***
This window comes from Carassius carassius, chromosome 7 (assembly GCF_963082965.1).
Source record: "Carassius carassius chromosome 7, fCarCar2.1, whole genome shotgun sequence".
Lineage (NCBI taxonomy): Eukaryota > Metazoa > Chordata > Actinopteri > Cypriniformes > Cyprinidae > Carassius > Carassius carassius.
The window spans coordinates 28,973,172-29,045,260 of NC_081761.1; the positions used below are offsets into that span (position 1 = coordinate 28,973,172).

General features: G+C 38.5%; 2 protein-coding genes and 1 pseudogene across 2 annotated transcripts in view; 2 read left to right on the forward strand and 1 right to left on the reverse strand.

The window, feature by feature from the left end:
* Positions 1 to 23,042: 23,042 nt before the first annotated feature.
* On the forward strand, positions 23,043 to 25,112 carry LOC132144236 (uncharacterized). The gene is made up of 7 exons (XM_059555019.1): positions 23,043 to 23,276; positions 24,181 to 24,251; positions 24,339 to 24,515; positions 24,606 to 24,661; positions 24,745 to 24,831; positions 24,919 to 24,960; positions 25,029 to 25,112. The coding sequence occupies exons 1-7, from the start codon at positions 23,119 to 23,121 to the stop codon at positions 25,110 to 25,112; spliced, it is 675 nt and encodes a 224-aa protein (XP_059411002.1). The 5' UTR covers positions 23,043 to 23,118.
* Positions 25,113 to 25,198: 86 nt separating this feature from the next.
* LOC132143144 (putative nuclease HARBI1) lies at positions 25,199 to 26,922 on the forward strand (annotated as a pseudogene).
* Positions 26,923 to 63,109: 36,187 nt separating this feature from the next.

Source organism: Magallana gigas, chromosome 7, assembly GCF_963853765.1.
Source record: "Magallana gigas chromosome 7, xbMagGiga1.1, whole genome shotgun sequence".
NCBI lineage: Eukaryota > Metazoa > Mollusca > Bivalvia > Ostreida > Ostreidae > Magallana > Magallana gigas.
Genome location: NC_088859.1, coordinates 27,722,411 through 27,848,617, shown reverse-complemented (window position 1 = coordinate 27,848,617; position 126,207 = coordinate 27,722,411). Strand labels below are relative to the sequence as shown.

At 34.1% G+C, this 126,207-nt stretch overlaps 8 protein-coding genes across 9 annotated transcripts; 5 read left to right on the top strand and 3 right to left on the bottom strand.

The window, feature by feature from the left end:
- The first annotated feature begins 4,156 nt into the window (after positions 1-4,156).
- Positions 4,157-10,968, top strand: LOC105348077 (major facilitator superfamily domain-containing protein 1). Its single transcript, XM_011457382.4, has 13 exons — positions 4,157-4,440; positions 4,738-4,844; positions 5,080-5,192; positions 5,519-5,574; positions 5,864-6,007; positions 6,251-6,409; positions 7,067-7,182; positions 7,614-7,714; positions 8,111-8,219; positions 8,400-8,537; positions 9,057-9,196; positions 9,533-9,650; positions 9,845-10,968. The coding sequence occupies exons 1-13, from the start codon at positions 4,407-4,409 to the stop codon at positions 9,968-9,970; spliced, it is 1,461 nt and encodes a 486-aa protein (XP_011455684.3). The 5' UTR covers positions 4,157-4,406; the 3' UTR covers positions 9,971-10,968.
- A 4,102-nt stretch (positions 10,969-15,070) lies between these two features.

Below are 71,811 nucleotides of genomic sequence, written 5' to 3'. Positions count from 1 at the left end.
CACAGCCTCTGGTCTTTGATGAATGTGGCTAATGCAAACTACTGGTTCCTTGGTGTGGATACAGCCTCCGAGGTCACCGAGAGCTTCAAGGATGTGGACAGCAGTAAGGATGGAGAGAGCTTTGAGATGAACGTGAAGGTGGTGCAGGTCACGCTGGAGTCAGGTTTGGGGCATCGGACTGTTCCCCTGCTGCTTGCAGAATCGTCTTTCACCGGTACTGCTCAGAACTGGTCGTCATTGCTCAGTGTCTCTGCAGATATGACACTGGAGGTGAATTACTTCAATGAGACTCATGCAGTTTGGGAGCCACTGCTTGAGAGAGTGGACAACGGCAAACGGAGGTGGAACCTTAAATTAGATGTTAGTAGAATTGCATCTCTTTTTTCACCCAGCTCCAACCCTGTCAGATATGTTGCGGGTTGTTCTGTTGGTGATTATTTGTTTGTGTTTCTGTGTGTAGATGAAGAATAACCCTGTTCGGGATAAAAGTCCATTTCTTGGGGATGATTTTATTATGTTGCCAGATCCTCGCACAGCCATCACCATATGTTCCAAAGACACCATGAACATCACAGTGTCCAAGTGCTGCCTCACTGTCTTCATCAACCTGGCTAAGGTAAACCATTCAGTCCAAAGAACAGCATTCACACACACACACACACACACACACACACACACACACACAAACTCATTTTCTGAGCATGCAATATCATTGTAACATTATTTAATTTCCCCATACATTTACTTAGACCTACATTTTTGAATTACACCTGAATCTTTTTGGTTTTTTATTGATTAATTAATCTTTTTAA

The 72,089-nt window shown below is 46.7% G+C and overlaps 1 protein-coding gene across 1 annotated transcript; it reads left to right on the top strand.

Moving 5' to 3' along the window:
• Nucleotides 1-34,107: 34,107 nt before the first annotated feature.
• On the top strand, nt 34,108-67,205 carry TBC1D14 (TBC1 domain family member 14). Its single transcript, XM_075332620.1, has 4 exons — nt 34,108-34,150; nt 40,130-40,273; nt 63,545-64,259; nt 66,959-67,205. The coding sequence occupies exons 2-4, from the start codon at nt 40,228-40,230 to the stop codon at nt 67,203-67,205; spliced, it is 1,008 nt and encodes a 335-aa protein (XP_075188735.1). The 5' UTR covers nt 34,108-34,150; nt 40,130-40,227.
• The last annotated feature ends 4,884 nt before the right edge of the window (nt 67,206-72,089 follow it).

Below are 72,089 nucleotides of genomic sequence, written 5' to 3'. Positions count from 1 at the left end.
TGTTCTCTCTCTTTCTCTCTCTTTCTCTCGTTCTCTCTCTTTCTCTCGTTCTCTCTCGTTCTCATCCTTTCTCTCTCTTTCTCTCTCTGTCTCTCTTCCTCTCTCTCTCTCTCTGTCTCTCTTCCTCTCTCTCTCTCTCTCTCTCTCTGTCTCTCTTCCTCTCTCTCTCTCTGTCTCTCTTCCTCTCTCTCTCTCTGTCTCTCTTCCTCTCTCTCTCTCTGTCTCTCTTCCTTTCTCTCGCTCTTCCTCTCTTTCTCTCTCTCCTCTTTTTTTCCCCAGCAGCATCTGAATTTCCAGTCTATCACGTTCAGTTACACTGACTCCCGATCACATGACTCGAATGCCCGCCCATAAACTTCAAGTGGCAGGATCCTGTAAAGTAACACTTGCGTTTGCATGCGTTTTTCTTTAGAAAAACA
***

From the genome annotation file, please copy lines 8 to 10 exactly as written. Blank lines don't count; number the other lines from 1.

* On the forward strand, positions 23,043 to 25,112 carry LOC132144236 (uncharacterized). The gene is made up of 7 exons (XM_059555019.1): positions 23,043 to 23,276; positions 24,181 to 24,251; positions 24,339 to 24,515; positions 24,606 to 24,661; positions 24,745 to 24,831; positions 24,919 to 24,960; positions 25,029 to 25,112. The coding sequence occupies exons 1-7, from the start codon at positions 23,119 to 23,121 to the stop codon at positions 25,110 to 25,112; spliced, it is 675 nt and encodes a 224-aa protein (XP_059411002.1). The 5' UTR covers positions 23,043 to 23,118.
* Positions 25,113 to 25,198: 86 nt separating this feature from the next.
* LOC132143144 (putative nuclease HARBI1) lies at positions 25,199 to 26,922 on the forward strand (annotated as a pseudogene).